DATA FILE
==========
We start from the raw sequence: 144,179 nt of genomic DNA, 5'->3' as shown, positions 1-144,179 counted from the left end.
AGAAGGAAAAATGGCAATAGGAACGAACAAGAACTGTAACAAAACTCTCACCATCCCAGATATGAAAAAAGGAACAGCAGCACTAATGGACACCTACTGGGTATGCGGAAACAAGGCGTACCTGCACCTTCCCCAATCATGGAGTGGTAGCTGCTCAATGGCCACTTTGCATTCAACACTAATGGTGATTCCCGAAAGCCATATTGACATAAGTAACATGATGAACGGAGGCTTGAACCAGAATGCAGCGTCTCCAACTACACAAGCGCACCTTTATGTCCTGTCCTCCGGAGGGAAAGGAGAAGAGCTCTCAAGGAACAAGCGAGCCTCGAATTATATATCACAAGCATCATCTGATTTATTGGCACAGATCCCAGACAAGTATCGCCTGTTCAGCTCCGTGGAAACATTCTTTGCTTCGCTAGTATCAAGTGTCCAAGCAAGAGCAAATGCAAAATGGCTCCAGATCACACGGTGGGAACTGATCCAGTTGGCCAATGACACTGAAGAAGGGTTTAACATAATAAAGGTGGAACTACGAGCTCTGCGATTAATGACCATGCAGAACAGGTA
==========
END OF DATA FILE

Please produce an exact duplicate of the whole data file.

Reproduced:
We start from the raw sequence: 144,179 nt of genomic DNA, 5'->3' as shown, positions 1-144,179 counted from the left end.
AGAAGGAAAAATGGCAATAGGAACGAACAAGAACTGTAACAAAACTCTCACCATCCCAGATATGAAAAAAGGAACAGCAGCACTAATGGACACCTACTGGGTATGCGGAAACAAGGCGTACCTGCACCTTCCCCAATCATGGAGTGGTAGCTGCTCAATGGCCACTTTGCATTCAACACTAATGGTGATTCCCGAAAGCCATATTGACATAAGTAACATGATGAACGGAGGCTTGAACCAGAATGCAGCGTCTCCAACTACACAAGCGCACCTTTATGTCCTGTCCTCCGGAGGGAAAGGAGAAGAGCTCTCAAGGAACAAGCGAGCCTCGAATTATATATCACAAGCATCATCTGATTTATTGGCACAGATCCCAGACAAGTATCGCCTGTTCAGCTCCGTGGAAACATTCTTTGCTTCGCTAGTATCAAGTGTCCAAGCAAGAGCAAATGCAAAATGGCTCCAGATCACACGGTGGGAACTGATCCAGTTGGCCAATGACACTGAAGAAGGGTTTAACATAATAAAGGTGGAACTACGAGCTCTGCGATTAATGACCATGCAGAACAGGTA